Is mostly everybody aware of just how good -- comparatively speaking -- the past 40 years or so have been?
The Chinese high speed train network reaches Vientiane, the capital of Laos and practically on the Thai border. Are there any other plans for high speed trains across the border? To Mongolia and Russia?
What impressed me in Japan was the frequency: every ten minutes from Tokyo southbound! (dense population, sure, but not so different from Italy where it’s once or twice per hour and where you need one line to cover Turin to Naples)
The elephant in the room is the CO2 produced by this Great Leap Forward. China is now the largest emitter with most of its power generated by coal. As EV numbers increase so will CO2. Show us the math and raw numbers in 10 years.
a fantastic post, thank you!
Measuring the profitability of high speed trains makes as much sense as measuring the profitability of interstate highways. It’s just transportation infrastructure, a public good.
"China got Japanese and European companies to hand over their technology in exchange for the unspoken (and ultimately unfulfilled) promise of big Chinese contracts." Translation: China conned Japan and Europe.
A joke among the older adherents to The Republic of China (now based on the island of Taiwan) was that Mau Dz Dung, was really Mau Dzei Dung, *Dzei being translated as *thief. Sidebar: The Yale system of Romanization was designed in part to allow American English speakers to quickly approximate the sounds of Mandarin.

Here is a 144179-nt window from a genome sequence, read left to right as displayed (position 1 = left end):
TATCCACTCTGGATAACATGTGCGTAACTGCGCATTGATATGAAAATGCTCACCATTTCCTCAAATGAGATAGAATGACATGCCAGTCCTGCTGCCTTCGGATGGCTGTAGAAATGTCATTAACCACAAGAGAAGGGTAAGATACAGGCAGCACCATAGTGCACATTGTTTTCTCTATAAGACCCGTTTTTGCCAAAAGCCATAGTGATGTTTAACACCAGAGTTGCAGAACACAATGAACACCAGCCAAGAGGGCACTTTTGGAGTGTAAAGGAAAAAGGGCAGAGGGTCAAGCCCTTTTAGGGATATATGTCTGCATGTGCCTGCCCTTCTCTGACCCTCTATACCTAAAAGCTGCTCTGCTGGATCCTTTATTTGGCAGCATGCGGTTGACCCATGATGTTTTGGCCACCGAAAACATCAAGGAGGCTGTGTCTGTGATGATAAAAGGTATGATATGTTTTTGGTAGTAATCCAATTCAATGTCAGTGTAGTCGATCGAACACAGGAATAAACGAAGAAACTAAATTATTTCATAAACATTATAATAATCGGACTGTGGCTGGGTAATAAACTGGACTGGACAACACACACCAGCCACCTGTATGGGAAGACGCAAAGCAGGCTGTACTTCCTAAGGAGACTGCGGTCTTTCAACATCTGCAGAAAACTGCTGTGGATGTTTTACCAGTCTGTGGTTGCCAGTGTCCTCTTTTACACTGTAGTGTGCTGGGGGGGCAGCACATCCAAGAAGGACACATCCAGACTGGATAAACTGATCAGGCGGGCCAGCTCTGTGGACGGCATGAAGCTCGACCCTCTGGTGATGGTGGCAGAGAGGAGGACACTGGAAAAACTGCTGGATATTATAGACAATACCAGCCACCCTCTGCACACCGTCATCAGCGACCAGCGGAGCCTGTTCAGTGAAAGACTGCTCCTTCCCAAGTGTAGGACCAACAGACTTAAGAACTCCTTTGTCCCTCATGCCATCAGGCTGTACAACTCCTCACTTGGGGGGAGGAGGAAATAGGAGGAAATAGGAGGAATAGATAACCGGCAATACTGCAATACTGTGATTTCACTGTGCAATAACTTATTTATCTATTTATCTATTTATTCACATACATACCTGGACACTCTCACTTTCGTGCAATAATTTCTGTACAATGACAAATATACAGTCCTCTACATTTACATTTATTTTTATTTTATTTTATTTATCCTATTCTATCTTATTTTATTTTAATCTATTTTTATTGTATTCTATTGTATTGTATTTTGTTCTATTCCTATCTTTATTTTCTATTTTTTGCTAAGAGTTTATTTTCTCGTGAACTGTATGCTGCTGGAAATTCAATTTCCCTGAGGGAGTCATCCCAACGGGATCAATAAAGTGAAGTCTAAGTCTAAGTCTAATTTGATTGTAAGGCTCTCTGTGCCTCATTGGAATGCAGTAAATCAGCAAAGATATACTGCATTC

An excellent review of China's development of specific industries. My first question is, "How reliable are the numbers you are quoting?" China has complete control over any numbers published, and it is hard to accept anything from a government that openly steals technology and intellectual property from others. Dictatorships can be very efficient in certain economic areas, but how much in the way of personal freedom are we willing to sacrifice to be more efficient?
You barely mentioned one of our most significant weaknesses - this obsession with quarterly results. Due to this short-sightedness, commercial R&D is down, and much R&D is done by the government. This leads to political in-fighting and a lack of dependable long-term financing. China's economic development has been remarkable, but at what cost to the lives of its citizens?
I almost threw-up in my mouth when I read this line...”China’s solar panel makers were unprofitable and subsidized a decade ago, but now make healthy profits.”
To write this and completely ignore the human rights abuses and slave labor of the ethnic minorities in Xinjiang where almost all of the solar panel supply chain exists is negligent to the nth degree.
In case you need a primer, here you go...https://www.sub-verses.com/p/the-woke-approved-genocide
Yes, China still has a long way to go. Renewables are currently about 28% of electrical generation, and target is 33% by 2025. Over half of all new electrical capacity is renewable, in Q1 of this year, over 80% of new capacity was renewable. Noah is correct that they are installing a lot, and you're correct that they have a long way to go.
Thanks for the new China series. All good for us to know and consider. And thanks for the book recommendations! Keep them coming!
Spot on! For certain this is an article documenting government efficiency and organizational prowess. As beneficial as these factors are in mass manufacturing, it has been noted that these same characteristics can be disastrous when applied to other aspects under government control. The “just take it” attitude is what frightens the world. It’s sad that authoritarian type government goes through these cycles, as Dan previously described.